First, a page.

I recently accompanied my youngest son to his comprehensive health check-up at Ted R. Montoya Hemophilia Treatment Program and Center. Located in Albuquerque and affiliated with the University of New Mexico Hospital System, the center is our primary hemophilia treatment center.
“MacDonald the Younger” started seeing the responsible hematologist at the age of 6 months. He is now 15 years old and has years of experience with the same group of doctors and nurses. The medical team continue to assist in the physical and emotional development of my smelly boy from infant to adolescent. Such familiarity helps provide rich advice to our family.
As my son and I were waiting for our hematologist, Dr Shirley Abraham, to enter our room, we began to discuss our history with the treatment center and his medical history. We discussed the progress of his bleeding disorder and the challenges we encountered along the way. We talked about the incredible medical advancements he experienced and how manageable hemophilia is now compared to the early days. He reminded me of the seven port-a-cath implanted in various parts of his torso and how the first six did not work effectively.
Finally, he asked, “Daddy, how many surgeries have I had? “
I replied, “At least 14 operations. One to put in a port, and another to remove it from your body.
We discussed her struggle to overcome her fear of needles and difficulty brewing. factor VIII by accessing the port-a-cath with a 1.5 inch long needle. We talked about how he found a way to overcome fear by extending his thumb towards the ceiling when he was ready to begin the infusion process. We discussed the many vacations we celebrated while in hospital and how we survived the worst of circumstances.
It was fascinating to hear his memories of the past and how he dealt with the difficult times when episodes of bleeding occurred, leaving him unable to walk. I have learned that his inner strength is tremendous as he continues to weather any storm.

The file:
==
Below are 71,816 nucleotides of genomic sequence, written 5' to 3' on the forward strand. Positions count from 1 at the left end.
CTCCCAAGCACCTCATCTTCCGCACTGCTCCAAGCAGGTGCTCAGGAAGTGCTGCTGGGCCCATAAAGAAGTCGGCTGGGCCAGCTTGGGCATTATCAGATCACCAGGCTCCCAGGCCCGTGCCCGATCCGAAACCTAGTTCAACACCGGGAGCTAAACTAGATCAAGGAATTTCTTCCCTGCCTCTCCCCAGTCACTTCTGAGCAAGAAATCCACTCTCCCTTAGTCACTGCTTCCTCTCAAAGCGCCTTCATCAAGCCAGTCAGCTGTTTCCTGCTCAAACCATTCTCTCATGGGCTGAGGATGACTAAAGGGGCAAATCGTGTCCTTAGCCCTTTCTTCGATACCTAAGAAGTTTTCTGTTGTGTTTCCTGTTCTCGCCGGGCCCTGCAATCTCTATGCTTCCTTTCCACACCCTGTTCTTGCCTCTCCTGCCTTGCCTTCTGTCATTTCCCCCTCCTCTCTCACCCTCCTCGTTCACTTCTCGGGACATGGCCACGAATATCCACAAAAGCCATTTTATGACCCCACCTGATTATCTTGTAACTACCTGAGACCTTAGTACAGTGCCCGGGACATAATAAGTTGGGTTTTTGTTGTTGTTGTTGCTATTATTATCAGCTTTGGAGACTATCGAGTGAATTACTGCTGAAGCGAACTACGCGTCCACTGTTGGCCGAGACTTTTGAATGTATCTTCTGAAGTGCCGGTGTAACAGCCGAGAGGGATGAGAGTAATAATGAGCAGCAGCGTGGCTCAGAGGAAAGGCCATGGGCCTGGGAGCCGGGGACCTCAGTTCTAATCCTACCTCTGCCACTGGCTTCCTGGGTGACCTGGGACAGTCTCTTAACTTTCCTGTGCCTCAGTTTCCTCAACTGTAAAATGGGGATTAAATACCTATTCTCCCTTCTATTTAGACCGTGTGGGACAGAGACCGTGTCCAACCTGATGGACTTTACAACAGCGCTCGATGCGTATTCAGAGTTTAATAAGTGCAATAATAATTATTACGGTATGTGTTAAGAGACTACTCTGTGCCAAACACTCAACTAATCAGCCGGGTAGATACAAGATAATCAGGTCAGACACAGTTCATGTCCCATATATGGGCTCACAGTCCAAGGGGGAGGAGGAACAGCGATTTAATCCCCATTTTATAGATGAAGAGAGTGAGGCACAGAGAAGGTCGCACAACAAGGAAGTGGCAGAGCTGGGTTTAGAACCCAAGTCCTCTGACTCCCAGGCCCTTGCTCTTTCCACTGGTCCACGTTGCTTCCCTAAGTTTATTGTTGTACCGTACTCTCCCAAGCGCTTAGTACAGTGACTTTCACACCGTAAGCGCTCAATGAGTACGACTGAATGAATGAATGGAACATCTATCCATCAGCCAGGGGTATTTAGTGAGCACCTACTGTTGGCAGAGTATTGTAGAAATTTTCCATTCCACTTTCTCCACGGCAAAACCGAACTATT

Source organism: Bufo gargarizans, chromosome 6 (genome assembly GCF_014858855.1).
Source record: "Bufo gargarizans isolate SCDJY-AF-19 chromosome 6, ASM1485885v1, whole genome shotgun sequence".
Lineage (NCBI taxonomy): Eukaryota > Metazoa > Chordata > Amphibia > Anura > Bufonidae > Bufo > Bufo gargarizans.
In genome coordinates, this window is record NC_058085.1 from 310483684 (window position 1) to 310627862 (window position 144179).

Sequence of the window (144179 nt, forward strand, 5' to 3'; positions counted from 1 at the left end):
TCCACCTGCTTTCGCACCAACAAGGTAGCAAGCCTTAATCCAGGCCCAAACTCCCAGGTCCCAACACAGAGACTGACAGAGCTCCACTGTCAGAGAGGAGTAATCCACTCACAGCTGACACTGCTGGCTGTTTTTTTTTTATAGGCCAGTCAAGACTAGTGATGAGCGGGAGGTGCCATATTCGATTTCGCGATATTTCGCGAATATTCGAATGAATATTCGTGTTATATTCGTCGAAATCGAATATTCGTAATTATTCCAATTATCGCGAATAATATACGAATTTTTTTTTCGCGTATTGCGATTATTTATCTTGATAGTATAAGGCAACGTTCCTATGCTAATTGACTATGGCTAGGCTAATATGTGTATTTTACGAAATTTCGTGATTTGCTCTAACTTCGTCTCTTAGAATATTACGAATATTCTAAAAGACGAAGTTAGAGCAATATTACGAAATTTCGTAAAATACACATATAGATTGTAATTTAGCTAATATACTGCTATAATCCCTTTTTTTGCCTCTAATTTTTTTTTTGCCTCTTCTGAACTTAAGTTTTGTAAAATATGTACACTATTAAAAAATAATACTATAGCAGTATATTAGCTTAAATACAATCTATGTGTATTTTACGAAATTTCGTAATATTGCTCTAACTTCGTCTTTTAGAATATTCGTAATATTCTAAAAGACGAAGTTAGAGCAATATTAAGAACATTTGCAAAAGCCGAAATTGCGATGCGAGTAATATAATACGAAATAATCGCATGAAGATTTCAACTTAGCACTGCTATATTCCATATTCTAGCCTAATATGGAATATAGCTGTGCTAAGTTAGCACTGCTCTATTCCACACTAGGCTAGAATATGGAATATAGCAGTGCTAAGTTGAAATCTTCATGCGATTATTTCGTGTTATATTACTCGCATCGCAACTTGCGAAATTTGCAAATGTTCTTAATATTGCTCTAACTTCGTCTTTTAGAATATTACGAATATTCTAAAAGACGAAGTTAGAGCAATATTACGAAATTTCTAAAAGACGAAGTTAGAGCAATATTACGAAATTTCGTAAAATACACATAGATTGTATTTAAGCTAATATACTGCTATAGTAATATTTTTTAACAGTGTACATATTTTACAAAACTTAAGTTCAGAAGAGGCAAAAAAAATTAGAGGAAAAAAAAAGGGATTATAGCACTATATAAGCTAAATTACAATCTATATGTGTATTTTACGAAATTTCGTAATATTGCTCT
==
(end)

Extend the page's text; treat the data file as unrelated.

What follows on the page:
I have found that my son and I appreciate each other. We respect each other’s ability to find the best in all circumstances. I reiterate that we must maintain an attitude of gratitude as we continue our journey through the different terrains that we experience in life. Some days it’s harder to find the good that life has to offer, but that doesn’t mean we stop trying to find hope in all circumstances.
When Dr Abraham walked into the room where my son and I were waiting, everything immediately felt familiar and happy. She told about my son’s medical progress and asked him about hemophilia issues. He explained that he suffered from pain in his right knee and ankle due to damage from previous continuous bleeding episodes. In response, Dr Abraham recommended that he take Celebrex (celecoxib) for pain relief.
My boy thanked her for helping him find a solution to his problem and shared with her that he had had an extremely difficult school year due to COVID-19, and was looking forward to attending his second year in person and not on a Zoom video.
After meeting all of his medical needs, my smelly boy and I left the room. I felt incredibly grateful for the relationship we have established with our medical team, forged over many years of working towards the same goal: the happiness of my son.
We often take for granted the people who come into our lives and choose to travel with us. So are the faculty and staff of the Ted R. Montoya Hemophilia Program. I walked away thanking the team, knowing that with every step my son takes, a brilliant medical team is committed to walking alongside him all the way. And, of course, her mom and dad offer a smile filled with hope and blessings for a beautiful life of endless possibilities.
To note: Hemophilia News Today is strictly a disease news and information site. It does not provide medical advice, diagnosis or treatment. This content is not intended to be a substitute for professional medical advice, diagnosis or treatment. Always seek the advice of your doctor or other qualified healthcare professional with any questions you may have regarding a health problem. Never disregard the advice of a medical professional and do not delay in seeking it because of something you have read on this website. The opinions expressed in this column are not those of Hemophilia News Today or its parent company, BioNews, and are intended to stimulate discussion on issues relating to haemophilia.